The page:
| Forum | GitHub | Maps | Blog

algorithm.searchSolutions() not maxing out CPU



We’re running jsprit on an 8-core server. I’ve noticed that during the searchSolutions() phase, our CPUs are only ever used at between 10-50%. Is there anything we can do to have the solution search phase run at 100% CPU usage?



Hello Luke,

check out Using multiple threads to run algorithm

Basically, you need to do something like:

VehicleRoutingProblem.Builder problemBuilder = VehicleRoutingProblem.Builder.newInstance();
// Create your problem using problemBuilder
// ...
VehicleRoutingProblem vrpProblem =;
Jsprit.Builder algorithmBuilder = Jsprit.Builder.newInstance(vrpProblem);
algorithmBuilder.setProperty(Jsprit.Parameter.THREADS, "4");

Please note that specifying a number of threads will only max out your CPUs if there are multiple routes in your solution, otherwise the multi-threaded version might become slower than single-threaded! Read more about this here: Why Multi Threading slower than sequential?


Hi, thanks for your reply.

We are indeed already setting the THREADS param.

We set it using Runtime.getRuntime().availableProcessors() so whatever machine we host it, it should use all available threads.

During our tests, we’ve been using 20 or so vehicles, and 1000+ jobs. I’m assuming there’s multiple routes!

What we’re seeing is that it the searchSolutions() phase does indeed use all the available cores, but they’re only utilised to about 10-50%.

I’m wondering if there’s something we’re doing wrong that’s holding that method back from using 100% of the available cores.



Hi Luke,

I’m not a Java expert, but I think that your problem has nothing to do with jsprit: it’s cause lies in the way JVM handles multi-threading (via ExecutorService, as this is the common way to spawn threads, used also by jsprit).

Check this out:

BTW, I’m curious: how many routes do you get, on average, with 20 or so vehicles and 1000+ jobs and how long does it take to compute it?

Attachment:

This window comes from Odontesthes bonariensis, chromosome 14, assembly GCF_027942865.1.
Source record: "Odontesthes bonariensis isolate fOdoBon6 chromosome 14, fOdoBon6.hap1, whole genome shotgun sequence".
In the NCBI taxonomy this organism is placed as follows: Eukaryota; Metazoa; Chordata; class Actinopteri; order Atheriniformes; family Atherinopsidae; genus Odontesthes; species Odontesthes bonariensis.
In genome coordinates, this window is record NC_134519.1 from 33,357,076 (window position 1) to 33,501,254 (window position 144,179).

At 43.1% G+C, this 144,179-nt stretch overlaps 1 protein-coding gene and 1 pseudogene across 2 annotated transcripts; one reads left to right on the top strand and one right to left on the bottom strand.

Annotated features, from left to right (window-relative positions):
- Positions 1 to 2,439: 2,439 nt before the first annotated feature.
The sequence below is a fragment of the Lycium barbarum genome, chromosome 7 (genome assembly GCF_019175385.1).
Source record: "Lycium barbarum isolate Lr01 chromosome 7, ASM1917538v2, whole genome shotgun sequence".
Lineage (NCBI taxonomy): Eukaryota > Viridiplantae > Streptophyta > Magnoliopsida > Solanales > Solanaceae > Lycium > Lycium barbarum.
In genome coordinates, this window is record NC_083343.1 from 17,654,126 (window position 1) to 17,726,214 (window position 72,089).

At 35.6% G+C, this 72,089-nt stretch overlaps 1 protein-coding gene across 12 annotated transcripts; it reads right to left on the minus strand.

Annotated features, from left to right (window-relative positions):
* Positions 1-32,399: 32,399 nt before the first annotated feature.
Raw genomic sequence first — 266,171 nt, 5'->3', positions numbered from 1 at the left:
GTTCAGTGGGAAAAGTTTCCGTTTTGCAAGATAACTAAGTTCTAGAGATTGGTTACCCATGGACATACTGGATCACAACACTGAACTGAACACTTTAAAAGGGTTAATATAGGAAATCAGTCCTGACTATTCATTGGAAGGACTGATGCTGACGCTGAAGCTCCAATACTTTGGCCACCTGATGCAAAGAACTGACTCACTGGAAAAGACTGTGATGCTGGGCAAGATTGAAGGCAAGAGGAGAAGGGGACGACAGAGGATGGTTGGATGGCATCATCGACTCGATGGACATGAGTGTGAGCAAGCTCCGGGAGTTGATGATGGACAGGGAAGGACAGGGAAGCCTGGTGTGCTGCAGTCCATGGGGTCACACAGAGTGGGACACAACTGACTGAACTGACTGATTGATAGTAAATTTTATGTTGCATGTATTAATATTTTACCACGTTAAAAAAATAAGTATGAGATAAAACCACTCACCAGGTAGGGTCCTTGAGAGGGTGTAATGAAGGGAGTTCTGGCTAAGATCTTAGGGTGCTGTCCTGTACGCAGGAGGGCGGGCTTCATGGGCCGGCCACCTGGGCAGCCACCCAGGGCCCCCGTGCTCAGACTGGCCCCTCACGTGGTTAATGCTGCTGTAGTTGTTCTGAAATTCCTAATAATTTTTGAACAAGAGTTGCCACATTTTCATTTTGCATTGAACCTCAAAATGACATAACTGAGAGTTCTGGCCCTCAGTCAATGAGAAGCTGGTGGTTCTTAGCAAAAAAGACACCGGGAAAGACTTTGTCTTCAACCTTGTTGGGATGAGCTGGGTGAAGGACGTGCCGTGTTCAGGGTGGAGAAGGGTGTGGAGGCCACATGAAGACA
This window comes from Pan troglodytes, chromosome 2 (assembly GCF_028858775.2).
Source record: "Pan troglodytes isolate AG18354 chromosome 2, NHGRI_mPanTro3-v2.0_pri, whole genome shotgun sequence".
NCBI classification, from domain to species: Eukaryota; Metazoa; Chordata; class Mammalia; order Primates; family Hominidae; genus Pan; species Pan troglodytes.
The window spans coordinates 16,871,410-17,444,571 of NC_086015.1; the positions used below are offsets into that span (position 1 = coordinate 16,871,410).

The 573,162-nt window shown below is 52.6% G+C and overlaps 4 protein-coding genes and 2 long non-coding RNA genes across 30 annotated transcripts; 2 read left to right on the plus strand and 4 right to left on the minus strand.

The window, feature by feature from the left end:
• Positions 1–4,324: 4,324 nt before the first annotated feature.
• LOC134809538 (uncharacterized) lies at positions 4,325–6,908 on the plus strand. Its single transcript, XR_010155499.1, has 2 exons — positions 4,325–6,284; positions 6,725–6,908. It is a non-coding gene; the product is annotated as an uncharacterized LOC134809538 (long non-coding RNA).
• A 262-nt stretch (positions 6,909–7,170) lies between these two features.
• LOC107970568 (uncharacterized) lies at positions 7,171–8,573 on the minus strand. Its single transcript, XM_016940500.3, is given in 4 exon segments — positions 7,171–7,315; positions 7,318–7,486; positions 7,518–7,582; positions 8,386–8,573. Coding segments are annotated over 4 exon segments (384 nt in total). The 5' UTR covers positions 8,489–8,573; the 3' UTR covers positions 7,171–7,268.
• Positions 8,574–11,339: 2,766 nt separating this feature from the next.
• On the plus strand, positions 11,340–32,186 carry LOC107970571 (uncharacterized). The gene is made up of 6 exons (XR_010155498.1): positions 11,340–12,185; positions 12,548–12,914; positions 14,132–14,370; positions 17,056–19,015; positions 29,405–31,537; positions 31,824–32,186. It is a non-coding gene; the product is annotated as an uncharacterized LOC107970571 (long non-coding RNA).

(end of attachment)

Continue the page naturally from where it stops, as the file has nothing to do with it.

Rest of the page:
Thanks I’ll test that out, that’s helpful. I’m not a Java expert either which is probably why I’m stuck!

BTW, I’m curious: how many routes do you get, on average, with 20 or so vehicles and 1000+ jobs and how long does it take to compute it?

Our solution will end up a route per vehicle, but yeah it has to query millions of possible routes to determine the solution. The length of time comes down to how many iterations we do, and we’ve found that we need a LOT of iterations for really large problems like that, like 10,000 iterations or so, which with that many jobs takes a few hours.

I did some benchmarking on our 8-core (not sure what size) AWS instance with job numbers vs iterations (Note: using the smaller 1500 iterations, just to get a sense of the correlation of jobs to length of time), and in case it’s of interest these were the results:

60 Job / 1500 iteration / 18 worker
Took 1 minute

200 Job / 1500 iteration / 18 worker 
Took 4 minutes

1000 Job / 1500 iteration / 18 worker
Took 17 minutes

1700 jobs / 1500 iteration / 18 worker
Took 40 minutes

In general, we’ve found that it’s hard to get good results for problems with more than 300-400 jobs … even with high iterations.

This problem was talked about here:

And the first link in Stefan’s post sounded pretty interesting. The idea was to partition large job problems into different problems, by clustering jobs nearby each other somehow and then sending those clusters off to be solved separately, then joining the problem back together.

We haven’t tried to do that (yet) and it doesn’t look like anyone has with jsprit just yet.